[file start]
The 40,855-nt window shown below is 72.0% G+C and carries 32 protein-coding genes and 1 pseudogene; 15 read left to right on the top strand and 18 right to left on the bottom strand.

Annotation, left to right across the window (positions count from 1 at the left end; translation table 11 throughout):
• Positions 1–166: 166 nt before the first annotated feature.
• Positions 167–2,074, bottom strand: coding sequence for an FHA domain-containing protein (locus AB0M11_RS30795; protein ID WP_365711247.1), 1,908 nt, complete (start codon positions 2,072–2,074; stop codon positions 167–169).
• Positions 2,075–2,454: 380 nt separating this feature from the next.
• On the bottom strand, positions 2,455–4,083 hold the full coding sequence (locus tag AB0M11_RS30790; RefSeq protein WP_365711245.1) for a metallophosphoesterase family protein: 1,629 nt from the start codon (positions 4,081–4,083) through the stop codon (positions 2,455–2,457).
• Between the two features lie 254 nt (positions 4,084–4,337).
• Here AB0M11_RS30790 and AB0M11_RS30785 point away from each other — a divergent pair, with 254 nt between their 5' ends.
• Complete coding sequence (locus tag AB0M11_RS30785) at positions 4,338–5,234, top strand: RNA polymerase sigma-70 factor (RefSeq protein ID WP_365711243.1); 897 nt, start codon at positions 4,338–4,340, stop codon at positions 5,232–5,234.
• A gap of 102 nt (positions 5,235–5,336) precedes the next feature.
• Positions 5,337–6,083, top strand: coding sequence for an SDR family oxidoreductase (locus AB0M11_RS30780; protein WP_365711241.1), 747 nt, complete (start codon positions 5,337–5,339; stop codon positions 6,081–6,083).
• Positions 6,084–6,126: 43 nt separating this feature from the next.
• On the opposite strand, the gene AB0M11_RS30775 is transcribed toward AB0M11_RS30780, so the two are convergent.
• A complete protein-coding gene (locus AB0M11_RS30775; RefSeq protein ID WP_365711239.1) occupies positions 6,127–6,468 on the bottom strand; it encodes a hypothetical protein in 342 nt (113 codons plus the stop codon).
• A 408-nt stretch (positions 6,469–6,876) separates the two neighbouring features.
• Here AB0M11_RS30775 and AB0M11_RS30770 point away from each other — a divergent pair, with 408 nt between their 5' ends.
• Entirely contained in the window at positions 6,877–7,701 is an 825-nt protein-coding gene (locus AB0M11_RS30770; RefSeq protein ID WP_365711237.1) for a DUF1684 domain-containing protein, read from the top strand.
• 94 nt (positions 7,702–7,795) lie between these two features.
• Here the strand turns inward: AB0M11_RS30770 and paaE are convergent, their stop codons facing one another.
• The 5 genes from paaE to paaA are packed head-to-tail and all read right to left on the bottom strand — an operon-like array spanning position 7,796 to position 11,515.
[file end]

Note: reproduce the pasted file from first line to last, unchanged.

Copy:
The 40,855-nt window shown below is 72.0% G+C and carries 32 protein-coding genes and 1 pseudogene; 15 read left to right on the top strand and 18 right to left on the bottom strand.

Annotation, left to right across the window (positions count from 1 at the left end; translation table 11 throughout):
• Positions 1–166: 166 nt before the first annotated feature.
• Positions 167–2,074, bottom strand: coding sequence for an FHA domain-containing protein (locus AB0M11_RS30795; protein ID WP_365711247.1), 1,908 nt, complete (start codon positions 2,072–2,074; stop codon positions 167–169).
• Positions 2,075–2,454: 380 nt separating this feature from the next.
• On the bottom strand, positions 2,455–4,083 hold the full coding sequence (locus tag AB0M11_RS30790; RefSeq protein WP_365711245.1) for a metallophosphoesterase family protein: 1,629 nt from the start codon (positions 4,081–4,083) through the stop codon (positions 2,455–2,457).
• Between the two features lie 254 nt (positions 4,084–4,337).
• Here AB0M11_RS30790 and AB0M11_RS30785 point away from each other — a divergent pair, with 254 nt between their 5' ends.
• Complete coding sequence (locus tag AB0M11_RS30785) at positions 4,338–5,234, top strand: RNA polymerase sigma-70 factor (RefSeq protein ID WP_365711243.1); 897 nt, start codon at positions 4,338–4,340, stop codon at positions 5,232–5,234.
• A gap of 102 nt (positions 5,235–5,336) precedes the next feature.
• Positions 5,337–6,083, top strand: coding sequence for an SDR family oxidoreductase (locus AB0M11_RS30780; protein WP_365711241.1), 747 nt, complete (start codon positions 5,337–5,339; stop codon positions 6,081–6,083).
• Positions 6,084–6,126: 43 nt separating this feature from the next.
• On the opposite strand, the gene AB0M11_RS30775 is transcribed toward AB0M11_RS30780, so the two are convergent.
• A complete protein-coding gene (locus AB0M11_RS30775; RefSeq protein ID WP_365711239.1) occupies positions 6,127–6,468 on the bottom strand; it encodes a hypothetical protein in 342 nt (113 codons plus the stop codon).
• A 408-nt stretch (positions 6,469–6,876) separates the two neighbouring features.
• Here AB0M11_RS30775 and AB0M11_RS30770 point away from each other — a divergent pair, with 408 nt between their 5' ends.
• Entirely contained in the window at positions 6,877–7,701 is an 825-nt protein-coding gene (locus AB0M11_RS30770; RefSeq protein ID WP_365711237.1) for a DUF1684 domain-containing protein, read from the top strand.
• 94 nt (positions 7,702–7,795) lie between these two features.
• Here the strand turns inward: AB0M11_RS30770 and paaE are convergent, their stop codons facing one another.
• The 5 genes from paaE to paaA are packed head-to-tail and all read right to left on the bottom strand — an operon-like array spanning position 7,796 to position 11,515.